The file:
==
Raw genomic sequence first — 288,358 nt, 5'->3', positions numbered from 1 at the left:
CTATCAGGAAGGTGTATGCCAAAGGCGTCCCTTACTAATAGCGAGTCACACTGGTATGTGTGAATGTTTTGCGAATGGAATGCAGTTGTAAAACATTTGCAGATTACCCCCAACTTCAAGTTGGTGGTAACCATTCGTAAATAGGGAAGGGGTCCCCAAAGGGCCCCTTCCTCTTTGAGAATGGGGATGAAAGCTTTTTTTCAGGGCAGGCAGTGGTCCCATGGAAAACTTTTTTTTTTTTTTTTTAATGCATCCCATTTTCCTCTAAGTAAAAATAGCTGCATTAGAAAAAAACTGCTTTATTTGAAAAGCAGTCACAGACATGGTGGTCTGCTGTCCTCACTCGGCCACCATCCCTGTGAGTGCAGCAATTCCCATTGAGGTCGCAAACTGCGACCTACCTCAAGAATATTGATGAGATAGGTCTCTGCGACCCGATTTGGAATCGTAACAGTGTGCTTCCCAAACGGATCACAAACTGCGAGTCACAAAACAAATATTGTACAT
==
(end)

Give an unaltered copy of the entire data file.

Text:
Raw genomic sequence first — 288,358 nt, 5'->3', positions numbered from 1 at the left:
CTATCAGGAAGGTGTATGCCAAAGGCGTCCCTTACTAATAGCGAGTCACACTGGTATGTGTGAATGTTTTGCGAATGGAATGCAGTTGTAAAACATTTGCAGATTACCCCCAACTTCAAGTTGGTGGTAACCATTCGTAAATAGGGAAGGGGTCCCCAAAGGGCCCCTTCCTCTTTGAGAATGGGGATGAAAGCTTTTTTTCAGGGCAGGCAGTGGTCCCATGGAAAACTTTTTTTTTTTTTTTTTAATGCATCCCATTTTCCTCTAAGTAAAAATAGCTGCATTAGAAAAAAACTGCTTTATTTGAAAAGCAGTCACAGACATGGTGGTCTGCTGTCCTCACTCGGCCACCATCCCTGTGAGTGCAGCAATTCCCATTGAGGTCGCAAACTGCGACCTACCTCAAGAATATTGATGAGATAGGTCTCTGCGACCCGATTTGGAATCGTAACAGTGTGCTTCCCAAACGGATCACAAACTGCGAGTCACAAAACAAATATTGTACAT